Snow globe Activity

Creating a fun winter treatment plan is a good way to pass those long blustery days stuck inside. This week center a lesson around snow globes.  You can research snow globes, talk about collectors, go broad and discuss winter, then start your activity session on snow globes.

Add this free snow globe breath awareness strategy as a deep breathing or self-regulation tool. Kids will love this whole snow globe theme!

Then, print off the snow globe printable at the bottom of this blog post and use it to work on letter identification, visual discrimination, and handwriting skills, and letter formation.

Snow Globe Facts

Writing this blog post led to finding a few fun facts about snow globes. Use these in your therapy sessions, classroom, or home to work on handwriting skills.

  1. Snow globes are a glimpse of winter one can view from the comfort of the beach.  Collectors have shelves lined with snow globes they have gathered from around the world.

2. If you want to bring back a globe from vacation, you will have to pack it in a checked bag.  No liquids over a couple of ounces in a carry-on bag.  I wonder how many awesome snow globes are sitting at security every day after being confiscated from lovely travelers.

3. The Queen of Snow Globes has an entire website dedicated to snow globes.

4. Andy Zito holds the world record collection of globes and domes, a whopping 11,500!

5. You can read about the history of snow globes. The first known snow globe was reportedly created from an idea to make a brighter surgical instrument.

Snow Globe Letter match

If you are looking for printables and snow globe ideas, The OT Toolbox has you covered!  A good place to get started is the Snow Globe Printable Upper- and Lower-Case PDF Printable Puzzle Cards.

This is a cute set of snowglobe worksheets that include the entire alphabet. It uses a winter theme to address goals related to matching upper- and lower-case letters.  Use this as a jumping off point to work on letter recognition, matching letters, and scanning goals. 

There are many ways to use this activity, but the most efficient would be to color in these cards, then laminate them. 

  •  Make this activity easier for learners by coordinating colors on sides that go together, or more challenging by leaving them blank.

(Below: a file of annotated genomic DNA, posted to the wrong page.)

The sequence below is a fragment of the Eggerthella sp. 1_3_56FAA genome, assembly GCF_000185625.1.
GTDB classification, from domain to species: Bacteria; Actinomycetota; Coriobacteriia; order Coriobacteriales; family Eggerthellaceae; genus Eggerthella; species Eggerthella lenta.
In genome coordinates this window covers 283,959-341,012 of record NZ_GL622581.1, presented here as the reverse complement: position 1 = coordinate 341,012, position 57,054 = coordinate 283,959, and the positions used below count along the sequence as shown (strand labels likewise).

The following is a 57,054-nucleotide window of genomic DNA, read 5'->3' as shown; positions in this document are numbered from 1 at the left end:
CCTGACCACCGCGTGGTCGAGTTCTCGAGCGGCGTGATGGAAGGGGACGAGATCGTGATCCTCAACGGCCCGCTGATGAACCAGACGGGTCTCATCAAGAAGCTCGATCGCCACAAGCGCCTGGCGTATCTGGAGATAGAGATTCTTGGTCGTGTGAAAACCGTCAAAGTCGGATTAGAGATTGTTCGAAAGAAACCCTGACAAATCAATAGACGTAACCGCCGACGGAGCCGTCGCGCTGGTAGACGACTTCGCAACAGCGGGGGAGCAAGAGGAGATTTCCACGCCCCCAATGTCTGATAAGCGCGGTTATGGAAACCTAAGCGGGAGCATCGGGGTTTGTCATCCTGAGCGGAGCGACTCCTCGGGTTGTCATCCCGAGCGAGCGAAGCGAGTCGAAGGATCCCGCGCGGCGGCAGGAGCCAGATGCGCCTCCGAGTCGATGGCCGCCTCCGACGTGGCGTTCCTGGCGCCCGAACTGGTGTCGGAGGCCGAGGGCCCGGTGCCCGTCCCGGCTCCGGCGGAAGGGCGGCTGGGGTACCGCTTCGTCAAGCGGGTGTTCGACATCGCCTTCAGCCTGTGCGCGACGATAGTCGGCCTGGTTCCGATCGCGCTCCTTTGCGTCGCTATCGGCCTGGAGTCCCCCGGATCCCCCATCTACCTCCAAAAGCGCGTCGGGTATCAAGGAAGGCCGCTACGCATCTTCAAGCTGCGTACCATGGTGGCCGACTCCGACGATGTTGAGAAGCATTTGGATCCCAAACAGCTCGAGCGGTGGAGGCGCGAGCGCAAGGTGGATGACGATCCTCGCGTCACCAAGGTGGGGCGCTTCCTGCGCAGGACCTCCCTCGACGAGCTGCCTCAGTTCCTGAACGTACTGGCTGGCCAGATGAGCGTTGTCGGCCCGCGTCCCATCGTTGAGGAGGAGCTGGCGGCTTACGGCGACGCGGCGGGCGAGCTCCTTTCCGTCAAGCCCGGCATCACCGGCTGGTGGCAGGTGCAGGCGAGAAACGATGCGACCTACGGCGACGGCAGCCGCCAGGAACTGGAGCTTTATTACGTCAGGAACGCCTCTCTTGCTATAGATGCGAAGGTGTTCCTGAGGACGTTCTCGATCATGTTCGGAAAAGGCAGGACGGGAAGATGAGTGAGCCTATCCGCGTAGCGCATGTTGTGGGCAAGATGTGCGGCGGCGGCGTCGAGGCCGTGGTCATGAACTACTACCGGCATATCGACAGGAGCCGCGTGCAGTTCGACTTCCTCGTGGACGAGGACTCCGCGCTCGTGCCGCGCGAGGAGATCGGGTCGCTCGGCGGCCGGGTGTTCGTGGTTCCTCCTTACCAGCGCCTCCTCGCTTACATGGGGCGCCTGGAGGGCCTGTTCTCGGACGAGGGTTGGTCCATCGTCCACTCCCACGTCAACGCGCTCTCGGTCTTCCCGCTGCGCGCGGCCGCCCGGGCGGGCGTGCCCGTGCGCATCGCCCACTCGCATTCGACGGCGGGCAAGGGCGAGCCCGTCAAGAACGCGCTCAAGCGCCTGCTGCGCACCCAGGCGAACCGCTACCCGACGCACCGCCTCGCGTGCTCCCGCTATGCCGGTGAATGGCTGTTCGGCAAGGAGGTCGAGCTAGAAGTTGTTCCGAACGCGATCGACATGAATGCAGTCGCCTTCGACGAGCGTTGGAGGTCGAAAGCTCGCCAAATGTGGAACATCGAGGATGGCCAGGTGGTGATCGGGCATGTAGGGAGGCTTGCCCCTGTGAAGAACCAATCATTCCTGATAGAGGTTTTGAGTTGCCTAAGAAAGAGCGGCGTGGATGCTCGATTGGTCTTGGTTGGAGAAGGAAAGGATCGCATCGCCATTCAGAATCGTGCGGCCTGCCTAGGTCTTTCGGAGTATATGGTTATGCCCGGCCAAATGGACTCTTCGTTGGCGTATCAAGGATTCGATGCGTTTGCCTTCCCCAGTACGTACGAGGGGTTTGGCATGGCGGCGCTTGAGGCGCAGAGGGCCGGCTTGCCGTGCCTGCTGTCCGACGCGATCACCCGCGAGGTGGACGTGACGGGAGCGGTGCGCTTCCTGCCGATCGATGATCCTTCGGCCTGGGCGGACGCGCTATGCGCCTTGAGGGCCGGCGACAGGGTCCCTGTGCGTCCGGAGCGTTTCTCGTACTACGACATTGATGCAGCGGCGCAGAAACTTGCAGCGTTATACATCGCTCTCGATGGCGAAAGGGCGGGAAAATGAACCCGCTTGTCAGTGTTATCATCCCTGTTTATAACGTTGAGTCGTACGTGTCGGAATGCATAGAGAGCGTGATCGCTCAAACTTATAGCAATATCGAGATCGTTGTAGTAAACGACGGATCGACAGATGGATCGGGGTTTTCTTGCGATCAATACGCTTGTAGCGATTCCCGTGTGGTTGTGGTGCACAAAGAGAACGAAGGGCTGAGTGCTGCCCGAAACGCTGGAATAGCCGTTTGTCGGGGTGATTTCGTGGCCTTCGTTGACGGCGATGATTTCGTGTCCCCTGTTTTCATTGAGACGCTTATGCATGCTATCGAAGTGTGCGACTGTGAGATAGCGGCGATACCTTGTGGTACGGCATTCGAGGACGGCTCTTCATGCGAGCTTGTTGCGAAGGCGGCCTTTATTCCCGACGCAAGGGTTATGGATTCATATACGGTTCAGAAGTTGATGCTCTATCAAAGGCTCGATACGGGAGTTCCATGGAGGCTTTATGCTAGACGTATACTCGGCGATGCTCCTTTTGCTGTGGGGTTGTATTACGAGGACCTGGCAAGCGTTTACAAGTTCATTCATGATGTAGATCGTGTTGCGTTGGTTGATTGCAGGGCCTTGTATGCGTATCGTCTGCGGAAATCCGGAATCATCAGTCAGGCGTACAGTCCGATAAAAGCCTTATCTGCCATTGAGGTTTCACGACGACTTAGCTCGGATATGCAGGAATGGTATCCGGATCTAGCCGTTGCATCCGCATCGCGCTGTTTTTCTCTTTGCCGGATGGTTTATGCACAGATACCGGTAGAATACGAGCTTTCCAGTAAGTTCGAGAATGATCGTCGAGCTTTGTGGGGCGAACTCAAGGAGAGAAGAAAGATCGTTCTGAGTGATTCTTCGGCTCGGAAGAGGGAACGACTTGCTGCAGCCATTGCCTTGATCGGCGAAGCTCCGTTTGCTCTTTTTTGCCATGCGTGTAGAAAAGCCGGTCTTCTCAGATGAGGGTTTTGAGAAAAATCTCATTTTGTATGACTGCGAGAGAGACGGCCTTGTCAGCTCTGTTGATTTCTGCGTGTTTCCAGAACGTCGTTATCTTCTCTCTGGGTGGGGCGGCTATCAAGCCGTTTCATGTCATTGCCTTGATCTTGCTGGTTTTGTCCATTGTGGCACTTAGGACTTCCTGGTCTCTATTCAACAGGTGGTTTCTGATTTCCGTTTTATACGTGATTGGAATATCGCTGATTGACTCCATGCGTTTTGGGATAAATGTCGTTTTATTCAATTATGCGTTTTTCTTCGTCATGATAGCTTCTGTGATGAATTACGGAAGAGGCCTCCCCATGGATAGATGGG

•  If leaving them uncolored, how about printing them on fun colored paper to help with the less motivated learners?
  • During the entire first week, have all of your learners color a page, then laminate the whole bunch.  Now each student will have had a hand in this reusable activity, that can be repurposed each year.
  • Enlarge these pages to make a great floor puzzle!
  • Project these pages onto a smart board for an interactive game dragging the pieces around the board. I am not a huge fan of technology; however, I like to provide these options for people who are.

The term “jumping off” was used above in reference to this worksheet.  This does not need to be the complete lesson on snow globes OR handwriting. There is a continuum to learning anything.  For handwriting it might start with recognizing letters, move to matching letters or matching upper- and lower-case letters, progress to copying letters, then finally to writing them from memory.

Start where your learner is currently functioning, then move forward. Often it is wise to start at one stage earlier than the current level, so the learner can have a sense of mastery, before moving onto a more difficult challenge.

Have you ever noticed how many of your older learners gravitate toward “baby toys” or easy puzzles? This is because they have mastered them, and that sense of accomplishment, no matter how small, bolsters their spirit. Avoid getting stuck at this stage, but allow it at times, especially for your more reluctant learners.

The OT Toolbox can fill your treatment plan with great ideas, not just worksheets. Look at this post on winter fun activities. Adding our snow globe puzzle cards to a winter theme would be a great way to incorporate various skill areas.

In previous posts such as the Winter Fun Clothes Number Trace Worksheet, several goals were outlined beyond the most obvious.  Check out that post to get an idea of the goals that can be addressed using just one work page such as this Snow Globe Upper- and Lower-Case Letter Matching PDF.

Free Snow globe Printable

Want to add this snow globe letter match to your therapy toolbox? Enter your email address below to access a PDF for matching upper and lowercase letters. This alphabet puzzle card set is also available in The OT Toolbox Member’s Club so members can access it there without entering your email address.

Snow Globe Uppercase and Lowercase Letter Match

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    Enjoy your winter season full of sledding, ice skating, snowball fights, and building snowmen, while I just stare into my snow globe, lounging by the beach.  Just kidding, I do not actually live in the Bahamas yet, but I will be spending one glorious week in the Caribbean getting away from old man winter!

    Stay warm folks!

    Victoria Wood, OTR/L

    Victoria Wood

    Victoria Wood, OTR/L has been providing Occupational Therapy treatment in pediatrics for more than 25 years. She has practiced in hospital settings (inpatient, outpatient, NICU, PICU), school systems, and outpatient clinics in several states. She has treated hundreds of children with various sensory processing dysfunction in the areas of behavior, gross/fine motor skills, social skills and self-care. Ms. Wood has also been a featured speaker at seminars, webinars, and school staff development training. She is the author of Seeing your Home and Community with Sensory Eyes.

    *The term, “learner” is used throughout this post for readability, however this information is relevant for students, patients, clients, children of all ages, etc. The term “they” is used instead of he/she to be inclusive.